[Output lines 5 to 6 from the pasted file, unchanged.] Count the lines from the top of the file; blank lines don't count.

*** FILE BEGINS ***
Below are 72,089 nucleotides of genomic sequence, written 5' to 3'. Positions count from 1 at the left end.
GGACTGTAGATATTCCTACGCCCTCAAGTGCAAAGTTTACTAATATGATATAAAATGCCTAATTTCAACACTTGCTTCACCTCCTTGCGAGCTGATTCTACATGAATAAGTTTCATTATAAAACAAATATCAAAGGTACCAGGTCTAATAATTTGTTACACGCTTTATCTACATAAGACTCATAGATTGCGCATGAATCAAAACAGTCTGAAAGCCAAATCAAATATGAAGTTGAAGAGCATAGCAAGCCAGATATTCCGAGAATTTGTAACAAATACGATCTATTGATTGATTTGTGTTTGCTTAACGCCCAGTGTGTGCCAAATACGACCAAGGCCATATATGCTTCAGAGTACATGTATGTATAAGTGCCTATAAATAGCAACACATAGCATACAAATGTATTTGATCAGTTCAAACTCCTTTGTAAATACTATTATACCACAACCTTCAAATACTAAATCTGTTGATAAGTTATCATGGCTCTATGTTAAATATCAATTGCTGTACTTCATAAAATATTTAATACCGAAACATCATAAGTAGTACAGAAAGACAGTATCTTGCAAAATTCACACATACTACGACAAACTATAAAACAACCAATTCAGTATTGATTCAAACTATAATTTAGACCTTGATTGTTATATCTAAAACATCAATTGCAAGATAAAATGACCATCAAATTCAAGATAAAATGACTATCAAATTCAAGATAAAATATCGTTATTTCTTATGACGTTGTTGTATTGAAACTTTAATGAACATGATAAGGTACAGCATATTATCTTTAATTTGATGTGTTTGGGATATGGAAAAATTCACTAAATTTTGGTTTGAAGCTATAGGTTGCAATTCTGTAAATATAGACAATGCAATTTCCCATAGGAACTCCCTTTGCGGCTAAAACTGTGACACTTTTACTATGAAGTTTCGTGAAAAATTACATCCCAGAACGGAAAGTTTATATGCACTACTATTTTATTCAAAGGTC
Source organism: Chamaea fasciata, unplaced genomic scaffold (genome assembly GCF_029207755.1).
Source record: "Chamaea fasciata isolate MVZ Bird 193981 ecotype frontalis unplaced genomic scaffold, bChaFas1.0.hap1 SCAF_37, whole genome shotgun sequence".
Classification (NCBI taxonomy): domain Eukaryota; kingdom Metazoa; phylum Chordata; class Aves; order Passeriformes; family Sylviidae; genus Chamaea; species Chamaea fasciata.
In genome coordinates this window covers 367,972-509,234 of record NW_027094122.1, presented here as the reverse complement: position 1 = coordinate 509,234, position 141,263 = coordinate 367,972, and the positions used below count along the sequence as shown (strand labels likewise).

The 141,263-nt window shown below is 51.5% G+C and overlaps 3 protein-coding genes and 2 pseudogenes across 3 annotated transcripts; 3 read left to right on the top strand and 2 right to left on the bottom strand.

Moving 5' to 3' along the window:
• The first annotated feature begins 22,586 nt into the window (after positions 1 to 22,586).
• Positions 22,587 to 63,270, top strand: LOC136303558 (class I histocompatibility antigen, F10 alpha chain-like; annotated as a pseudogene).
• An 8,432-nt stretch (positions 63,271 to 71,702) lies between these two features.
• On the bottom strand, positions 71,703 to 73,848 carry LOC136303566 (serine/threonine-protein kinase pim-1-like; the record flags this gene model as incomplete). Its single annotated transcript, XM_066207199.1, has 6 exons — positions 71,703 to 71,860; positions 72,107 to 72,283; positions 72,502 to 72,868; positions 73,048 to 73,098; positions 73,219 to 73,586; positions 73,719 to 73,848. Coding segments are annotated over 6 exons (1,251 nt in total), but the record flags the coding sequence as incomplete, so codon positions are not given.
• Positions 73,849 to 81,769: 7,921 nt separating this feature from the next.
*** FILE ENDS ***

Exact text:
Classification (NCBI taxonomy): domain Eukaryota; kingdom Metazoa; phylum Chordata; class Aves; order Passeriformes; family Sylviidae; genus Chamaea; species Chamaea fasciata.
In genome coordinates this window covers 367,972-509,234 of record NW_027094122.1, presented here as the reverse complement: position 1 = coordinate 509,234, position 141,263 = coordinate 367,972, and the positions used below count along the sequence as shown (strand labels likewise).